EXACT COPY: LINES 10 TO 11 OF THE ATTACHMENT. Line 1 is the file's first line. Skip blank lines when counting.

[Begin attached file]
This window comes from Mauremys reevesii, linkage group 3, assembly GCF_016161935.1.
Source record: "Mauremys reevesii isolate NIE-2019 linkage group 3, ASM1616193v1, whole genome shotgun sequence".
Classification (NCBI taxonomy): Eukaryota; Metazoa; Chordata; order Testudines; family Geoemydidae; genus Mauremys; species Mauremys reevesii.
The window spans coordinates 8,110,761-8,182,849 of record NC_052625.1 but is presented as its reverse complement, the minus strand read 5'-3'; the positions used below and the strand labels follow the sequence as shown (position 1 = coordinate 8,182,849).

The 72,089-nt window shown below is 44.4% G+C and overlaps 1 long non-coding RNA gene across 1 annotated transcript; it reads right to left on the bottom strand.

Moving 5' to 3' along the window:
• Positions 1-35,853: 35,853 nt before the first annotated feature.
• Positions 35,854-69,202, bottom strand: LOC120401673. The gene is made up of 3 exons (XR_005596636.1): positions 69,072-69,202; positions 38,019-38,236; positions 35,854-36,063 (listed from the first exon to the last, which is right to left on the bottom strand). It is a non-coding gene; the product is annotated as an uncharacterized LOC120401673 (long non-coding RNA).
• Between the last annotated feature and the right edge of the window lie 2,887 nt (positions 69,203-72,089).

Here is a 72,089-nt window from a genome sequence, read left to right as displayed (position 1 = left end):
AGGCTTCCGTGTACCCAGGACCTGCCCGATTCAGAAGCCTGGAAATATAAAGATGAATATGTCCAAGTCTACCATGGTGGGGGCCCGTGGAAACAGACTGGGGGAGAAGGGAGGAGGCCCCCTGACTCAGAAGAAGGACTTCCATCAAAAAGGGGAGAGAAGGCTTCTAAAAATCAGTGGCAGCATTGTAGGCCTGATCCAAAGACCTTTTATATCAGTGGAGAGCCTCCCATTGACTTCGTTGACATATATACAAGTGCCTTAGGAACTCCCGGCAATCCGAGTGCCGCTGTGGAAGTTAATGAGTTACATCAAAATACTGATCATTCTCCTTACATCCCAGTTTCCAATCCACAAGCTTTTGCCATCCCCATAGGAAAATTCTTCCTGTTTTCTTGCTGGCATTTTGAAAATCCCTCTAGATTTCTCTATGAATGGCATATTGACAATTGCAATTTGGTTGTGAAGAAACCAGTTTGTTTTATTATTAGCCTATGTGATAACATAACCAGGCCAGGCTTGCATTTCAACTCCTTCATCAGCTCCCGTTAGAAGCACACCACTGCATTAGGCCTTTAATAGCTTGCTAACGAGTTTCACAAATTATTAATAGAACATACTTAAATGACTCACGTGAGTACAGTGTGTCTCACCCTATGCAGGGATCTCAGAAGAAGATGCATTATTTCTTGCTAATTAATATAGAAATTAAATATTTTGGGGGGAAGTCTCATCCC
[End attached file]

Here is a 72,089-nt window from a genome sequence, read left to right as displayed (position 1 = left end):
AGGCTTCCGTGTACCCAGGACCTGCCCGATTCAGAAGCCTGGAAATATAAAGATGAATATGTCCAAGTCTACCATGGTGGGGGCCCGTGGAAACAGACTGGGGGAGAAGGGAGGAGGCCCCCTGACTCAGAAGAAGGACTTCCATCAAAAAGGGGAGAGAAGGCTTCTAAAAATCAGTGGCAGCATTGTAGGCCTGATCCAAAGACCTTTTATATCAGTGGAGAGCCTCCCATTGACTTCGTTGACATATATACAAGTGCCTTAGGAACTCCCGGCAATCCGAGTGCCGCTGTGGAAGTTAATGAGTTACATCAAAATACTGATCATTCTCCTTACATCCCAGTTTCCAATCCACAAGCTTTTGCCATCCCCATAGGAAAATTCTTCCTGTTTTCTTGCTGGCATTTTGAAAATCCCTCTAGATTTCTCTATGAATGGCATATTGACAATTGCAATTTGGTTGTGAAGAAACCAGTTTGTTTTATTATTAGCCTATGTGATAACATAACCAGGCCAGGCTTGCATTTCAACTCCTTCATCAGCTCCCGTTAGAAGCACACCACTGCATTAGGCCTTTAATAGCTTGCTAACGAGTTTCACAAATTATTAATAGAACATACTTAAATGACTCACGTGAGTACAGTGTGTCTCACCCTATGCAGGGATCTCAGAAGAAGATGCATTATTTCTTGCTAATTAATATAGAAATTAAATATTTTGGGGGGAAGTCTCATCCC